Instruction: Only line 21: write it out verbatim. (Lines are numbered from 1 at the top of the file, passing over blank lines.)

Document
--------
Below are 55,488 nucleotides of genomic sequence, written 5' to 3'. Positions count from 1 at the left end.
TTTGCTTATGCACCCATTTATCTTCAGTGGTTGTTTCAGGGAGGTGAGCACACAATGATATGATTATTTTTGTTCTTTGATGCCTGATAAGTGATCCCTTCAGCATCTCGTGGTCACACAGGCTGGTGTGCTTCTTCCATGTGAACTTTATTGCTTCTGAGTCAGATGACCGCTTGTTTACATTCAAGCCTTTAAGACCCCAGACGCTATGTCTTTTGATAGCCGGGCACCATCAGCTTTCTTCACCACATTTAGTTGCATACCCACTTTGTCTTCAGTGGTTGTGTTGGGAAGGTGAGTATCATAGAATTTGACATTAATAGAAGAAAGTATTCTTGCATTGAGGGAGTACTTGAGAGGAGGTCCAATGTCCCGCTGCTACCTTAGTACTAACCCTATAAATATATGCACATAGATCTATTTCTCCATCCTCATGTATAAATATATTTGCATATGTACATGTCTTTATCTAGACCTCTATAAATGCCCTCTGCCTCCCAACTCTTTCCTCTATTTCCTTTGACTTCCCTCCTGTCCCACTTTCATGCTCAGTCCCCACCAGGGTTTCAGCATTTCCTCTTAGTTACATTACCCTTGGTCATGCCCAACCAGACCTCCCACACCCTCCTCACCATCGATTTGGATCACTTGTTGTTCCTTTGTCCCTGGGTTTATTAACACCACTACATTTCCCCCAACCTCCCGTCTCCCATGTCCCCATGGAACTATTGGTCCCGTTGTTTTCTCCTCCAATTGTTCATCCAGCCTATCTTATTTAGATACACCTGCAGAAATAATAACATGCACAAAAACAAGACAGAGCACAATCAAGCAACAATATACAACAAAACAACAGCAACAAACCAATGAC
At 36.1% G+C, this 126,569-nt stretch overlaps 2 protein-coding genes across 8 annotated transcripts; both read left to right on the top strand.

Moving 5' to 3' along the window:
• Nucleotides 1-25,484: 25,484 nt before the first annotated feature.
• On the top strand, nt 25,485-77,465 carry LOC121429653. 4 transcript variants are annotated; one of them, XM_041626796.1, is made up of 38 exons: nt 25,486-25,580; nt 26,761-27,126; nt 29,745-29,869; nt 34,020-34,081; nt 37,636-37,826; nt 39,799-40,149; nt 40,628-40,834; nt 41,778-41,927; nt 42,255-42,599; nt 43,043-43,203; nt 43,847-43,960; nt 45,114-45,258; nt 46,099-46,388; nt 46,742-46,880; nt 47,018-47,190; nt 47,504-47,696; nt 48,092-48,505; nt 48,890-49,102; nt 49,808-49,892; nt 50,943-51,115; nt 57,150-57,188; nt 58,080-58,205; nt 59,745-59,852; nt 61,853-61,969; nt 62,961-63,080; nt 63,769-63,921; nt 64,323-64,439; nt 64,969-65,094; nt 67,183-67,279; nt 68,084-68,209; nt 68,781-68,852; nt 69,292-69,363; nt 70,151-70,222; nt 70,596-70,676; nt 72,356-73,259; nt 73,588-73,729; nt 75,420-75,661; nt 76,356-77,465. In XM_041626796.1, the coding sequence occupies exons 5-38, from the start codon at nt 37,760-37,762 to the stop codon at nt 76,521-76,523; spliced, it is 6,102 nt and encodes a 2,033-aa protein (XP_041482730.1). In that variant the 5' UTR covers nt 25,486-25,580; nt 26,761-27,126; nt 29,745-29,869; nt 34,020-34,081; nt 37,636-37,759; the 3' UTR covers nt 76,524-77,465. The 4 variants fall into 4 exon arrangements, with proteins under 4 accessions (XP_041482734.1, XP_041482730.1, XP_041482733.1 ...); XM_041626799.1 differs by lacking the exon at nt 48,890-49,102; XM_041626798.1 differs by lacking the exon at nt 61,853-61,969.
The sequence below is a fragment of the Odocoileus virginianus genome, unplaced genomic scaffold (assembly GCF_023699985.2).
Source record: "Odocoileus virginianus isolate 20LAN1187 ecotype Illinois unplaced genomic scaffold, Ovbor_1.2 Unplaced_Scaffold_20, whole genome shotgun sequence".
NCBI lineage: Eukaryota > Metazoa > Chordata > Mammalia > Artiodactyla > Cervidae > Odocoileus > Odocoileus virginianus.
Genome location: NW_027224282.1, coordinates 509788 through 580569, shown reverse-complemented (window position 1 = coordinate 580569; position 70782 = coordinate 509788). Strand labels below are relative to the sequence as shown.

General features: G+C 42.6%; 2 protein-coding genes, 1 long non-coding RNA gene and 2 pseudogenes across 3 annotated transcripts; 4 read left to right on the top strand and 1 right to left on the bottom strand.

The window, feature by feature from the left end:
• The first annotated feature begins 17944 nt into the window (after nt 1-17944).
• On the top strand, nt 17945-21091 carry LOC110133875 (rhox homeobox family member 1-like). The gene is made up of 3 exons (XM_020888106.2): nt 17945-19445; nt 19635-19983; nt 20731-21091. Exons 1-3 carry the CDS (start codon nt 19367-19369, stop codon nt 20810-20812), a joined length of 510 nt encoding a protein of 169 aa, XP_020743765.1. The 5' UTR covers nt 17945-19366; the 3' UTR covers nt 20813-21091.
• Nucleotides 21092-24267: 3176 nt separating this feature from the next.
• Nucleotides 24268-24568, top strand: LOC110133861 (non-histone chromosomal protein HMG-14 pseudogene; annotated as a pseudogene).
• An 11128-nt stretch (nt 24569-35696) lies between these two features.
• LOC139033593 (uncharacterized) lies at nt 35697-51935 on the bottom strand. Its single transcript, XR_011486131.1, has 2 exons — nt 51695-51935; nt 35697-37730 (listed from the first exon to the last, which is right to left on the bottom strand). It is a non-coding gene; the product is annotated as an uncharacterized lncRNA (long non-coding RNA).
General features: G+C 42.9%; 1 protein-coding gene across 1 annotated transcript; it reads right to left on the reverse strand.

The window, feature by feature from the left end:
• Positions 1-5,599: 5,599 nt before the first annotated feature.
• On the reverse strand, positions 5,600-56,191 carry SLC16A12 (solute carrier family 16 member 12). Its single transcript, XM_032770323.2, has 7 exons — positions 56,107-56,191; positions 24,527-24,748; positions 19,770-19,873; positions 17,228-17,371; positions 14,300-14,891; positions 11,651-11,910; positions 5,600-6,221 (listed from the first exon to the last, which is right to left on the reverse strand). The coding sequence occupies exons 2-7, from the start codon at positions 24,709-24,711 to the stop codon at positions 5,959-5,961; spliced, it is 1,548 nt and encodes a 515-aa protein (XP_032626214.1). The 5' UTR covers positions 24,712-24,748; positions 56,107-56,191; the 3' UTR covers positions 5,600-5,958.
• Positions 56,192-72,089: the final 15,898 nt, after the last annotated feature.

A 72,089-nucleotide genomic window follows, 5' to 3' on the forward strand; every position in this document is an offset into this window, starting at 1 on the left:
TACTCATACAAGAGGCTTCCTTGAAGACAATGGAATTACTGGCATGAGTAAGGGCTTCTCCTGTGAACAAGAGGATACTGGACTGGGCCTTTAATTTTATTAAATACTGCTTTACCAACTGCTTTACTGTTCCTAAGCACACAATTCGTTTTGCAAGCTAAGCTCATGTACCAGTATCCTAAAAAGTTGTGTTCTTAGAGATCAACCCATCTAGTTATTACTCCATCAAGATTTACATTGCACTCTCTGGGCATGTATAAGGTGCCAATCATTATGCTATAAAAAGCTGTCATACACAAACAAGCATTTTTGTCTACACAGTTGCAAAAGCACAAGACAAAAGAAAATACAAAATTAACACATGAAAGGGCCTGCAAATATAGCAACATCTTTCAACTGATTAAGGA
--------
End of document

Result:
• Positions 1-5,599: 5,599 nt before the first annotated feature.